The Commodities Feed: Saudi hikes OSPs | Snap
The oil market is trading firmer this morning, despite OPEC+ members last week agreeing to a larger than usual supply increase for July and August. The market action since the meeting suggests that participants are unimpressed with the move from OPEC+. The group has failed to hit output targets for months, and this is unlikely to change with the latest increase in targets. Beijing also continues to ease Covid related restrictions, which will be helping sentiment.
Despite the announced increase in output targets, over the weekend the Saudis increased all official selling prices (OSP) for their crude going into Asia and Europe for July, whilst OSPs were left unchanged for the US. July loadings of Arab Light into Asia increased by US$2.10/bbl MoM to US$6.50/bbl over the benchmark. This increase was slightly more than the market was expecting.
Libya’s largest oil field, the 300Mbbls/d Sharara field has finally restarted operations according to reports, after protests forced output to stop in April. In May, Libya produced under 800Mbbls/d, quite a bit lower than the 1.1-1.2MMbbls/d we saw produced over much of 2021. A recovery in output will be welcomed, given the EU ban on Russian oil. However, Libyan output has been volatile over the years, and that is unlikely to change anytime soon.
The latest market positioning data shows that speculators increased their net long in ICE Brent by 13,365 lots, leaving them with a net long of 210,437 lots as of last Tuesday. This is the largest net long that speculators have held since early March. However, it is still considerably below the levels seen in 2021 and the record levels from 2018. This is despite, a significantly tighter market at the moment. This reflects a lack of interest in being overly exposed to the market, given the uncertainty and the potential for increased volatility. Aggregate open interest in ICE Brent tells a similar story, which is at its lowest level since 2015.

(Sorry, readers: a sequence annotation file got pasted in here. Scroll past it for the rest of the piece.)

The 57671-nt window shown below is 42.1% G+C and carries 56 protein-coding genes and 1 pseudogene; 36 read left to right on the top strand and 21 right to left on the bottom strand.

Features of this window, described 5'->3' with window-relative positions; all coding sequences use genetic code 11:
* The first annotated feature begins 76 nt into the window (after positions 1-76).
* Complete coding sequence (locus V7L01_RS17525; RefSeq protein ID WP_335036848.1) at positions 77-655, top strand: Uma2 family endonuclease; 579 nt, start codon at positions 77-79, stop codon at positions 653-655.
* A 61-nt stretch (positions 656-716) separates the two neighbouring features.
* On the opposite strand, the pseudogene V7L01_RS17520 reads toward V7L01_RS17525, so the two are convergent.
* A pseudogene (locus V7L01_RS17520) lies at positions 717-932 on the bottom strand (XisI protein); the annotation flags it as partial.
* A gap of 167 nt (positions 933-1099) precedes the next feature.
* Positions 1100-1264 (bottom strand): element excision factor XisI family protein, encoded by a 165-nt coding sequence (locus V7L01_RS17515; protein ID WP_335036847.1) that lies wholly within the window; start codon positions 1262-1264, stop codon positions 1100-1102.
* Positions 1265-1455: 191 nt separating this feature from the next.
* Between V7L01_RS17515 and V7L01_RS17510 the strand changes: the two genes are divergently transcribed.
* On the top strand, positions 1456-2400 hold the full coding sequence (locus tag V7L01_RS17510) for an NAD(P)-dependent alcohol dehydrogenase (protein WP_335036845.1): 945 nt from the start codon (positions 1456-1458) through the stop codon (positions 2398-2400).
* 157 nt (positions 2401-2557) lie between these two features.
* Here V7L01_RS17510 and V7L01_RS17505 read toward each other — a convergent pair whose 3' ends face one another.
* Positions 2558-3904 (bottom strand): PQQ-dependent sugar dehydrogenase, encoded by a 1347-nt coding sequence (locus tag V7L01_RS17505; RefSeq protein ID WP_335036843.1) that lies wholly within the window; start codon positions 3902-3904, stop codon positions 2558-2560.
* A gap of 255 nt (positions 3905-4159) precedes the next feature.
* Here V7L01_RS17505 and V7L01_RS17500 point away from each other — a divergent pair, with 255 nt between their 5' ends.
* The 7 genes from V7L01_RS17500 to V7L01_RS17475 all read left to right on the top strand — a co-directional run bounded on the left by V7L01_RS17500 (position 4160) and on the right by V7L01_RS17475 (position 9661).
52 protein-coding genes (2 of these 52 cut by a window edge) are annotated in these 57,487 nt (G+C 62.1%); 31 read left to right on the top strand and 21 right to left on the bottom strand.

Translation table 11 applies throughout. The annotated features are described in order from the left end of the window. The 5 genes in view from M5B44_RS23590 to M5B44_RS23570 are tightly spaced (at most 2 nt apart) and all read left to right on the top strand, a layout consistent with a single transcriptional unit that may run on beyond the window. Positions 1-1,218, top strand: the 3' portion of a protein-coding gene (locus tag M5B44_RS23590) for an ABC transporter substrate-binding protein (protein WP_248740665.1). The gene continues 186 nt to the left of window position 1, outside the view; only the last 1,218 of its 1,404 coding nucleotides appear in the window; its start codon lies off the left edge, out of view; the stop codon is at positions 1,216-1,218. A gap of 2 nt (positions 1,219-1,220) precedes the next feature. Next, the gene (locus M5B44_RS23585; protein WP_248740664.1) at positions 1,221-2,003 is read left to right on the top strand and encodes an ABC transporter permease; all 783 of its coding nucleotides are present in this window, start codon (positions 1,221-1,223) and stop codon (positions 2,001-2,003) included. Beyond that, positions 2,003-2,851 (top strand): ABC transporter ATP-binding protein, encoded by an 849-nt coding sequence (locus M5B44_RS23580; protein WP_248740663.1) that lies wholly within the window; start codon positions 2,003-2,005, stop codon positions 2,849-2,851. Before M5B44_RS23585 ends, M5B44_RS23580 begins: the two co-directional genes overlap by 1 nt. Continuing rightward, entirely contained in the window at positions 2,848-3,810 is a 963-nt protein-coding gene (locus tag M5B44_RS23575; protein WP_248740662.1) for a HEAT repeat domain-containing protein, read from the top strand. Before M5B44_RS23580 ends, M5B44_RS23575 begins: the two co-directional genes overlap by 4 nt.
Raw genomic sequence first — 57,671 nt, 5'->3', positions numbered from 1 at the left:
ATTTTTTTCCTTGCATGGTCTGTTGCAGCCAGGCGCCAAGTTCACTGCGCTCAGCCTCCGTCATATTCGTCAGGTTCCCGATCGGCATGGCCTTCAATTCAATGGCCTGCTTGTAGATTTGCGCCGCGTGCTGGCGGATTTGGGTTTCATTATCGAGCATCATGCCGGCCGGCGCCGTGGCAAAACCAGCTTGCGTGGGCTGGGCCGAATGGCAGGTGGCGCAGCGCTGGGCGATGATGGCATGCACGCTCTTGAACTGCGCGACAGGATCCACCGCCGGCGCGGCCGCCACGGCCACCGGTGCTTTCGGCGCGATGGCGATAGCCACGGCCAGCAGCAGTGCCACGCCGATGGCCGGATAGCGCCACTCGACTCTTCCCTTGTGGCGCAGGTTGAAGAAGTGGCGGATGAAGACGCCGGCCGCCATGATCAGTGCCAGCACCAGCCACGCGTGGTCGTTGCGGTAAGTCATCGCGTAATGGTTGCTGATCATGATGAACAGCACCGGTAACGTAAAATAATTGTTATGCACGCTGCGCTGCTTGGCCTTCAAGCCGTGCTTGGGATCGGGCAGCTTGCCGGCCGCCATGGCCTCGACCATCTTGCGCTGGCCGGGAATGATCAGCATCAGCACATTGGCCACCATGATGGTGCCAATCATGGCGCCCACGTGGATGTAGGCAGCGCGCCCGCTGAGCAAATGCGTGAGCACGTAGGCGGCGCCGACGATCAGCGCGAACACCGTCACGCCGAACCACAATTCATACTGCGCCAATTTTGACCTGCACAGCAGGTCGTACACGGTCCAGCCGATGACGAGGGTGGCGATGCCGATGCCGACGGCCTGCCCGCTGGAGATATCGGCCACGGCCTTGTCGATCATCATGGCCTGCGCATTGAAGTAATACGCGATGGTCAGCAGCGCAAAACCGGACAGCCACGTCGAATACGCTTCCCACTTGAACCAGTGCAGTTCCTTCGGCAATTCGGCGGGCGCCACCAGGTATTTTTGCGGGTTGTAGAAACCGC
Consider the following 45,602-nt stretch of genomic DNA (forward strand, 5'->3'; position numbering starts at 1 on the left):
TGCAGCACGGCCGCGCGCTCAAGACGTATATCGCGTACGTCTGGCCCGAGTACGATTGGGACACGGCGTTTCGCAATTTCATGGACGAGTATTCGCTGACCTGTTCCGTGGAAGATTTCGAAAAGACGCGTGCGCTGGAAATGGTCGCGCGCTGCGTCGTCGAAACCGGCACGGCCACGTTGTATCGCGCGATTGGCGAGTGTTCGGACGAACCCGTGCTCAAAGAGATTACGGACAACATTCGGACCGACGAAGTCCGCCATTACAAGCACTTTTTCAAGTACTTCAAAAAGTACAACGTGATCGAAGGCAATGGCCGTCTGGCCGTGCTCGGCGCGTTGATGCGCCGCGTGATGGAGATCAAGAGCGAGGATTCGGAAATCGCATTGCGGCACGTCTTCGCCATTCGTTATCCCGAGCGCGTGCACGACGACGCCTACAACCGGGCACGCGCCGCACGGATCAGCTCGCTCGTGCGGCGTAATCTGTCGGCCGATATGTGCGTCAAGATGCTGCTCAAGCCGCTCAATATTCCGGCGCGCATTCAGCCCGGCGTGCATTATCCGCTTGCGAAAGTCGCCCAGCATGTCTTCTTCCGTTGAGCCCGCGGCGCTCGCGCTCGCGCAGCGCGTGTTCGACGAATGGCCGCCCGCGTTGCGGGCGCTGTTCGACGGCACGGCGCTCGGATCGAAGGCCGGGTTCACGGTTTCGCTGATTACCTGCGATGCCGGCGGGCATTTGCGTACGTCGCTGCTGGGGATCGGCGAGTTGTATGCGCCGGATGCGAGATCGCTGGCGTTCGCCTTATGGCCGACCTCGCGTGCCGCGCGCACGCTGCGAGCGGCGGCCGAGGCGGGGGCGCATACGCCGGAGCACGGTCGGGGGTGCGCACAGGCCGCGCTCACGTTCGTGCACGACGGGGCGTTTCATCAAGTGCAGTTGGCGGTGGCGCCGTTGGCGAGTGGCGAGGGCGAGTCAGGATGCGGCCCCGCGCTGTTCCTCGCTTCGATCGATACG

Refined product markets continue to reflect significant tightness, with plenty of strength in refinery margins over the last week. As weekly EIA data showed, US gasoline inventories continue to decline as we head into driving season, and given the seasonal pick-up in demand over the summer months, these inventories are likely to continue edging lower, providing further potential strength to gasoline cracks. The distillate market also shows no signs of an easing in the tightness. US distillate stocks remain well below the 5-year range, whilst in the ARA region of NW Europe, gasoil stocks are similarly at multi-year lows. There is no quick fix to this tightness in the products market. We will have to see either demand destruction or increased run rates from refiners. However, given how attractive margins are, refiners are likely to already be operating near capacity. What would help the products market would be for China to increase its export quota for refined products. However, up until now, there are no signs of them doing so.